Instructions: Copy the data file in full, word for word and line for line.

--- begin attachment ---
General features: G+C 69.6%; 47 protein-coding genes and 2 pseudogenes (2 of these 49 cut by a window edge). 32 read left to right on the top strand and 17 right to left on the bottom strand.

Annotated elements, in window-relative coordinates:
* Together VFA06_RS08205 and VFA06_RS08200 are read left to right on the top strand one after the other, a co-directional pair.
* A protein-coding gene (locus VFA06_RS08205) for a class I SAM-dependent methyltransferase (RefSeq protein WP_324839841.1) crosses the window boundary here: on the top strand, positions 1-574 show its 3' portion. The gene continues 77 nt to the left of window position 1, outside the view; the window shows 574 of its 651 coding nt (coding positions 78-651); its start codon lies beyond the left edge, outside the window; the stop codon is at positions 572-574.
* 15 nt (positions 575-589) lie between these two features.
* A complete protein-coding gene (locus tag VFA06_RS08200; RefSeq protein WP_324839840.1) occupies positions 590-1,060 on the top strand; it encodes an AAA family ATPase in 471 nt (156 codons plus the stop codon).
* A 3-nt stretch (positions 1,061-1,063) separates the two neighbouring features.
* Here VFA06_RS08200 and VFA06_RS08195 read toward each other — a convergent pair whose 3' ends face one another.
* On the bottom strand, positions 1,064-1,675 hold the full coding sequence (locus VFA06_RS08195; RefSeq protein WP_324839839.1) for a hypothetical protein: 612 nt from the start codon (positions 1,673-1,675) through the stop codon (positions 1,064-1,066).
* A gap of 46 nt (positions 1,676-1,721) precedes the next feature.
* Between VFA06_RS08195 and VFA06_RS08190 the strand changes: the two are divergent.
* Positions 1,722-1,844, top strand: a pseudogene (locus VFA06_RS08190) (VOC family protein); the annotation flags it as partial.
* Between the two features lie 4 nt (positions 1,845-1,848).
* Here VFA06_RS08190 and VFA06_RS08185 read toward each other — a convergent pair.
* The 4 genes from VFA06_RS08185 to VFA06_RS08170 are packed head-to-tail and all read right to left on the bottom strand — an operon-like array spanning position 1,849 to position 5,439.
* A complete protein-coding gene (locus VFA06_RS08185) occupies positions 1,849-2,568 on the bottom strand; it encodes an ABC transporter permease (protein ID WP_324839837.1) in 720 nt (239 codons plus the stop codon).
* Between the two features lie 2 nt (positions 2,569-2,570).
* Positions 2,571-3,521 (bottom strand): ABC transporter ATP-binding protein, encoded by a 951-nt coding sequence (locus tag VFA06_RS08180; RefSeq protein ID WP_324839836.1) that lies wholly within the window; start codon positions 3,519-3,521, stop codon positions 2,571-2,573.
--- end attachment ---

General features: G+C 69.6%; 47 protein-coding genes and 2 pseudogenes (2 of these 49 cut by a window edge). 32 read left to right on the top strand and 17 right to left on the bottom strand.

Annotated elements, in window-relative coordinates:
* Together VFA06_RS08205 and VFA06_RS08200 are read left to right on the top strand one after the other, a co-directional pair.
* A protein-coding gene (locus VFA06_RS08205) for a class I SAM-dependent methyltransferase (RefSeq protein WP_324839841.1) crosses the window boundary here: on the top strand, positions 1-574 show its 3' portion. The gene continues 77 nt to the left of window position 1, outside the view; the window shows 574 of its 651 coding nt (coding positions 78-651); its start codon lies beyond the left edge, outside the window; the stop codon is at positions 572-574.
* 15 nt (positions 575-589) lie between these two features.
* A complete protein-coding gene (locus tag VFA06_RS08200; RefSeq protein WP_324839840.1) occupies positions 590-1,060 on the top strand; it encodes an AAA family ATPase in 471 nt (156 codons plus the stop codon).
* A 3-nt stretch (positions 1,061-1,063) separates the two neighbouring features.
* Here VFA06_RS08200 and VFA06_RS08195 read toward each other — a convergent pair whose 3' ends face one another.
* On the bottom strand, positions 1,064-1,675 hold the full coding sequence (locus VFA06_RS08195; RefSeq protein WP_324839839.1) for a hypothetical protein: 612 nt from the start codon (positions 1,673-1,675) through the stop codon (positions 1,064-1,066).
* A gap of 46 nt (positions 1,676-1,721) precedes the next feature.
* Between VFA06_RS08195 and VFA06_RS08190 the strand changes: the two are divergent.
* Positions 1,722-1,844, top strand: a pseudogene (locus VFA06_RS08190) (VOC family protein); the annotation flags it as partial.
* Between the two features lie 4 nt (positions 1,845-1,848).
* Here VFA06_RS08190 and VFA06_RS08185 read toward each other — a convergent pair.
* The 4 genes from VFA06_RS08185 to VFA06_RS08170 are packed head-to-tail and all read right to left on the bottom strand — an operon-like array spanning position 1,849 to position 5,439.
* A complete protein-coding gene (locus VFA06_RS08185) occupies positions 1,849-2,568 on the bottom strand; it encodes an ABC transporter permease (protein ID WP_324839837.1) in 720 nt (239 codons plus the stop codon).
* Between the two features lie 2 nt (positions 2,569-2,570).
* Positions 2,571-3,521 (bottom strand): ABC transporter ATP-binding protein, encoded by a 951-nt coding sequence (locus tag VFA06_RS08180; RefSeq protein ID WP_324839836.1) that lies wholly within the window; start codon positions 3,519-3,521, stop codon positions 2,571-2,573.